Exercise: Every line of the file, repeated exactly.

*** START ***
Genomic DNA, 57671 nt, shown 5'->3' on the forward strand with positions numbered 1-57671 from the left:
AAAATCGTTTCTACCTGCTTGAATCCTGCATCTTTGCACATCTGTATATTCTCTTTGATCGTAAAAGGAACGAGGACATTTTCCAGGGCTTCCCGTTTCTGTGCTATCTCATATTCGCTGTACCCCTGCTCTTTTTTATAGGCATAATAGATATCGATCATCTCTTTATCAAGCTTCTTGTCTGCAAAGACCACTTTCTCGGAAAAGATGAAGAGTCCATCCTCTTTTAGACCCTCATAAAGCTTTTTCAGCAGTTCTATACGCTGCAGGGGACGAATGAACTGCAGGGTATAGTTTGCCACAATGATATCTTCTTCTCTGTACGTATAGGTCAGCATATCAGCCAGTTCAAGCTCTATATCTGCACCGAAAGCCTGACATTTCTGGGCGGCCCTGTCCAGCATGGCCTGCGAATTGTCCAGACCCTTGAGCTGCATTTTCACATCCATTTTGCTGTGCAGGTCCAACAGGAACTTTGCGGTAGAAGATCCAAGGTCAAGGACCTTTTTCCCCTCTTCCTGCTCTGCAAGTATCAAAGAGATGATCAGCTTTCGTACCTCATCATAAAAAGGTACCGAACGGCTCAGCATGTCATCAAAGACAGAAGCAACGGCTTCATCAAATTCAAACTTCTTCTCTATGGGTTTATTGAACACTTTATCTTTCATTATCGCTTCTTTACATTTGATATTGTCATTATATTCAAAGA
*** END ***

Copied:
Genomic DNA, 57671 nt, shown 5'->3' on the forward strand with positions numbered 1-57671 from the left:
AAAATCGTTTCTACCTGCTTGAATCCTGCATCTTTGCACATCTGTATATTCTCTTTGATCGTAAAAGGAACGAGGACATTTTCCAGGGCTTCCCGTTTCTGTGCTATCTCATATTCGCTGTACCCCTGCTCTTTTTTATAGGCATAATAGATATCGATCATCTCTTTATCAAGCTTCTTGTCTGCAAAGACCACTTTCTCGGAAAAGATGAAGAGTCCATCCTCTTTTAGACCCTCATAAAGCTTTTTCAGCAGTTCTATACGCTGCAGGGGACGAATGAACTGCAGGGTATAGTTTGCCACAATGATATCTTCTTCTCTGTACGTATAGGTCAGCATATCAGCCAGTTCAAGCTCTATATCTGCACCGAAAGCCTGACATTTCTGGGCGGCCCTGTCCAGCATGGCCTGCGAATTGTCCAGACCCTTGAGCTGCATTTTCACATCCATTTTGCTGTGCAGGTCCAACAGGAACTTTGCGGTAGAAGATCCAAGGTCAAGGACCTTTTTCCCCTCTTCCTGCTCTGCAAGTATCAAAGAGATGATCAGCTTTCGTACCTCATCATAAAAAGGTACCGAACGGCTCAGCATGTCATCAAAGACAGAAGCAACGGCTTCATCAAATTCAAACTTCTTCTCTATGGGTTTATTGAACACTTTATCTTTCATTATCGCTTCTTTACATTTGATATTGTCATTATATTCAAAGA